I must admit, I'm tossed up over acronyms and jargon in the Spend Management world. As a marketing person, I love 'em. Heck, there's nothing better to confuse a market into thinking something is differentiated when in reality, a new letter combination is just a different twist on something that already exists. But as a former English major, I abhor them, as they intentionally cloud language and mislead (taking George Orwell's logic, poor language leads to poor thinking). Seriously, and I know this will get Tim Minahan and others riled up, but as an example of the power of acronyms and jargon to distort reality, how different are the terms "On Demand", "ASP", "hosted" and "SaaS" from each other? In reality they're not that far apart -- but they certainly confuse a lot of people (and sell a lot of applications) in the process.
So I'm on the fence when it comes to most acronyms. But SOA, or service oriented architecture, is something unique and new. The term SOA refers a new type of enterprise software environment that transcends the monolithic systems of record of yesteryear. Wikipedia defines SOA as "loosely coupled software services [that] support the requirements of the business processes and software users. In an SOA environment, resources on a network are made available as independent services that can be accessed without knowledge of their underlying platform implementation. A service-oriented architecture is not tied to a specific technology. It may be implemented using a wide range of technologies ... The key is independent services with defined interfaces that can be called to perform their tasks in a standard way, without the service having pre-knowledge of the calling application, and without the application having or needing knowledge of how the service actually performs its tasks."
In the Spend Management world, Rearden Commerce is the posterchild for SOA. But in the coming years, we'll certainly see other types of SOA approaches to process management that go beyond basic requisitioning and services management. And in most cases, they'll take the form of applications which are loosely stitched together by companies themselves, rather than offered by third party providers (talk about a new "roll your own" model). Over on ZD Net, you can check out Joe McKendrick's post on both the challenges of SOA awareness and the great prospects that it can bring to companies.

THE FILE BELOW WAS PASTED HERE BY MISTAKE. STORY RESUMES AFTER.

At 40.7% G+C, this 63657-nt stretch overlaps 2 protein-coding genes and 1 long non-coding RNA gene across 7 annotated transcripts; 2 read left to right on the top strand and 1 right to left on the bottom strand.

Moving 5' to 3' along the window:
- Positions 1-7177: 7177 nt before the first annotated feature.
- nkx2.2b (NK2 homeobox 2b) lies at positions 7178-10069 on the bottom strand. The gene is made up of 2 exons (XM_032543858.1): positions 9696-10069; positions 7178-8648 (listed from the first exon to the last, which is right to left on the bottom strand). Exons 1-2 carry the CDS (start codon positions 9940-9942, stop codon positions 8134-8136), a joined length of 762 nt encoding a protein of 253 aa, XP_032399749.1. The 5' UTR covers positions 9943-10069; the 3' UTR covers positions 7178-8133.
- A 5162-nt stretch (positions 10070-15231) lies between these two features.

Consider a case that suggests by using SOA approaches, procurement and operations teams will be able to "monitor progress and issues from various enterprise inputs via dashboards or portals. Decision makers can be alerted to a potential supply chain disruption in California, for example, and rev up production or orders to suppliers elsewhere to meet any shortfalls ... If there ever was a "killer app" to prove the value of SOA methodologies and technologies, this is it." I would certainly agree but, according to the same post, given that "53 percent [of companies] admitted they just don't have enough general knowledge about SOA" and "Forty-eight percent said they aren't familiar enough with the internal IT resources required to migrate to and support SOA" widespread adoption is probably far off, despite the billions in R&D and marketing that SAP and Oracle are tossing at SOA.